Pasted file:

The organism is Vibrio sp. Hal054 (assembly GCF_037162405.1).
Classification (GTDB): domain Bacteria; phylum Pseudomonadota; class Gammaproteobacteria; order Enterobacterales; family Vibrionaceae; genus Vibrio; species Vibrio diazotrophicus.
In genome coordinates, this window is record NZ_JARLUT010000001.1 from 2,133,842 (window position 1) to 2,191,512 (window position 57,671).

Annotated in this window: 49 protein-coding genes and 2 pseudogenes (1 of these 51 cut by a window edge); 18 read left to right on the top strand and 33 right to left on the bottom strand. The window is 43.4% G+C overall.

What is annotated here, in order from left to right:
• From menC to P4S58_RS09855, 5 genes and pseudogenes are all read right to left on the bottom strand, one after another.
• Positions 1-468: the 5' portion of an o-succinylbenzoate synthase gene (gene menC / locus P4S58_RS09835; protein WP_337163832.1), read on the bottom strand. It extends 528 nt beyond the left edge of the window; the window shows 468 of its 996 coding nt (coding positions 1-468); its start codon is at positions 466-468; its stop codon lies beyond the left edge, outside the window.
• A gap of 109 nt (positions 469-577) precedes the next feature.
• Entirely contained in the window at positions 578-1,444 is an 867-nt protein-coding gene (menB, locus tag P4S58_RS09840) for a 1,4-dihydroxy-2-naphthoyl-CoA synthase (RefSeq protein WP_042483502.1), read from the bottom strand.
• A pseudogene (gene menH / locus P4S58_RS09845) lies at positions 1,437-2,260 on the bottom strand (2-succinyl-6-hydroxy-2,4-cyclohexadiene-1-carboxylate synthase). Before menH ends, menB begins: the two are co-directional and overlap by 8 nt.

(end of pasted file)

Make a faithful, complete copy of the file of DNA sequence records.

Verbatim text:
The organism is Vibrio sp. Hal054 (assembly GCF_037162405.1).
Classification (GTDB): domain Bacteria; phylum Pseudomonadota; class Gammaproteobacteria; order Enterobacterales; family Vibrionaceae; genus Vibrio; species Vibrio diazotrophicus.
In genome coordinates, this window is record NZ_JARLUT010000001.1 from 2,133,842 (window position 1) to 2,191,512 (window position 57,671).

Annotated in this window: 49 protein-coding genes and 2 pseudogenes (1 of these 51 cut by a window edge); 18 read left to right on the top strand and 33 right to left on the bottom strand. The window is 43.4% G+C overall.

What is annotated here, in order from left to right:
• From menC to P4S58_RS09855, 5 genes and pseudogenes are all read right to left on the bottom strand, one after another.
• Positions 1-468: the 5' portion of an o-succinylbenzoate synthase gene (gene menC / locus P4S58_RS09835; protein WP_337163832.1), read on the bottom strand. It extends 528 nt beyond the left edge of the window; the window shows 468 of its 996 coding nt (coding positions 1-468); its start codon is at positions 466-468; its stop codon lies beyond the left edge, outside the window.
• A gap of 109 nt (positions 469-577) precedes the next feature.
• Entirely contained in the window at positions 578-1,444 is an 867-nt protein-coding gene (menB, locus tag P4S58_RS09840) for a 1,4-dihydroxy-2-naphthoyl-CoA synthase (RefSeq protein WP_042483502.1), read from the bottom strand.
• A pseudogene (gene menH / locus P4S58_RS09845) lies at positions 1,437-2,260 on the bottom strand (2-succinyl-6-hydroxy-2,4-cyclohexadiene-1-carboxylate synthase). Before menH ends, menB begins: the two are co-directional and overlap by 8 nt.